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Lee Ciccarelli

Lee Ciccarelli

Lee Ciccarelli is the founder and managing partner of Ciccarelli Law Offices with over two decades experience as a practicing attorney.

Office Locations
Primary Location
304 North High Street West Chester, PA 19380
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Secondary Locations

These locations are available by appointment only

1515 Market St., #200 Philadelphia, PA 19102
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135 East State St. Kennett Square, PA 19380
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600 West Germantown Pike Plymouth Meeting, PA 19462
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1489 Baltimore Pike Ste 221 Springfield, PA 19064
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101 Lindenwood Dr, Ste 225 Malvern, PA 19355
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150 N. Radnor Chester Rd Ste. F200, Radnor, PA 19087
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313 West Liberty St., Ste 341 Lancaster, PA 17603
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Mental Illness and Divorce

Mental health issues can impose great challenges upon all members of a family. Between spouses, mental illness can influence one party to petition for divorce and seek a particular child custody arrangement. Divorce and ancillary matters with a mentally ill or incapacitated spouse can be complex. Experienced legal counsel should be able to navigate you through this complicated process.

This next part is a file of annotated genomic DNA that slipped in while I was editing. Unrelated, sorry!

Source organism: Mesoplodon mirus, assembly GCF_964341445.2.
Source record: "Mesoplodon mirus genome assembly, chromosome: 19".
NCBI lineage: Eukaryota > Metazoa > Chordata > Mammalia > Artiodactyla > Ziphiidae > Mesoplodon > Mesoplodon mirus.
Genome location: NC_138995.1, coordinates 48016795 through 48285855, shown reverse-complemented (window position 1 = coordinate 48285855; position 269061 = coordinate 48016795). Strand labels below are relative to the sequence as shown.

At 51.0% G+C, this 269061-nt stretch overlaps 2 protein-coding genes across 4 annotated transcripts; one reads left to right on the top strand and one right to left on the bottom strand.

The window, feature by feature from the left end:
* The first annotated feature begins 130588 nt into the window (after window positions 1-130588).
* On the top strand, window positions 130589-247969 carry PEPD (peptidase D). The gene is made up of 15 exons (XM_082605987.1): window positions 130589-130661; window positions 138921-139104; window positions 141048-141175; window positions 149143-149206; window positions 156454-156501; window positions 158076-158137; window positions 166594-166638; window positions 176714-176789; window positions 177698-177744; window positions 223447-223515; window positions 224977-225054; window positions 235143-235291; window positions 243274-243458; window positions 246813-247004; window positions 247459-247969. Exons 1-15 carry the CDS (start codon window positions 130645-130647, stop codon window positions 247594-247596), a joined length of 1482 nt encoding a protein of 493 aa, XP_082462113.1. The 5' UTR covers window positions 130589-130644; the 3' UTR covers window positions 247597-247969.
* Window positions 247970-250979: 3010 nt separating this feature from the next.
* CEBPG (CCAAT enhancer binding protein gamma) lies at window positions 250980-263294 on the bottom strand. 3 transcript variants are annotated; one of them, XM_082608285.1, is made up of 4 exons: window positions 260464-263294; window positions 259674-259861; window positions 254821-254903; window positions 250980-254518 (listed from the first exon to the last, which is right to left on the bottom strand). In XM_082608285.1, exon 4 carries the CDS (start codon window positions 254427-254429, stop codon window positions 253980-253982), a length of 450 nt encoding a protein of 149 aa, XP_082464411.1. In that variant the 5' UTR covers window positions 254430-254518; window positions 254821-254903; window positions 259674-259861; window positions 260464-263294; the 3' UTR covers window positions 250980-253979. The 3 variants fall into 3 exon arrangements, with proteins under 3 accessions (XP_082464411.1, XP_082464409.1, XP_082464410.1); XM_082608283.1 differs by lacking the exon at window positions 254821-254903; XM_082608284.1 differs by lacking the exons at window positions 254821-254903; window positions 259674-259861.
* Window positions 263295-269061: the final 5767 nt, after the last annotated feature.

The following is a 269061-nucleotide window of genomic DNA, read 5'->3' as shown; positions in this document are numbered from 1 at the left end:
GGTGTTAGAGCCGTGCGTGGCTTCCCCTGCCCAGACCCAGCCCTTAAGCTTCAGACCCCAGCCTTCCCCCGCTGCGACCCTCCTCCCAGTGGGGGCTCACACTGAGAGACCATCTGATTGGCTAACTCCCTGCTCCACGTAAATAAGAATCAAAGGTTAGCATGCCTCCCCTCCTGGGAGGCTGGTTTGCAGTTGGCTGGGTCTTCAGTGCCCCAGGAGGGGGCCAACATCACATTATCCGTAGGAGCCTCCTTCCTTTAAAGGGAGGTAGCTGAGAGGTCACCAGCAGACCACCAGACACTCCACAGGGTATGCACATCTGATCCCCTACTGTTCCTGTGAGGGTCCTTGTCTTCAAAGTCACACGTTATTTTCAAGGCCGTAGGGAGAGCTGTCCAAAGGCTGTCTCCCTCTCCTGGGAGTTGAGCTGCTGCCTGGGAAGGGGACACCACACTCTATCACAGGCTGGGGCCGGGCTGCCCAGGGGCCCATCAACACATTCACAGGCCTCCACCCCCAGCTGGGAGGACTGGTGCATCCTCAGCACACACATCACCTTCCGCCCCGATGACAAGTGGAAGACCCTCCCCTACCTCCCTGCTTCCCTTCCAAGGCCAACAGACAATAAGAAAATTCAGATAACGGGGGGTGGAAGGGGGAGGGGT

Pennsylvania Divorce and Mental Illness Lawyer

If you are seeking a divorce from a mentally ill spouse, the attorneys at Ciccarelli Law Offices can assist you with this process. The experienced attorneys at Ciccarelli Law Offices use the team approach to when representing you in divorce, child custody, and other related matters. Using the team approach, the attorneys will use their combined knowledge to achieve the best arrangement for you and your family.

Call us today at (877) 529-2422 or send an online message, and we'll set up a free consultation. You can meet on-one-one with a dedicated Pennsylvania Divorce and Mental Illness Lawyer at one of our many convenient meeting sites in West Chester, Philadelphia, Radnor, Lancaster, Plymouth Meeting, Kennett Square, Malvern, Springfield, or King of Prussia.

We represent clients in Chester County, Montgomery County, Delaware County, and Lancaster County and throughout the Philadelphia and Southeastern Pennsylvania area.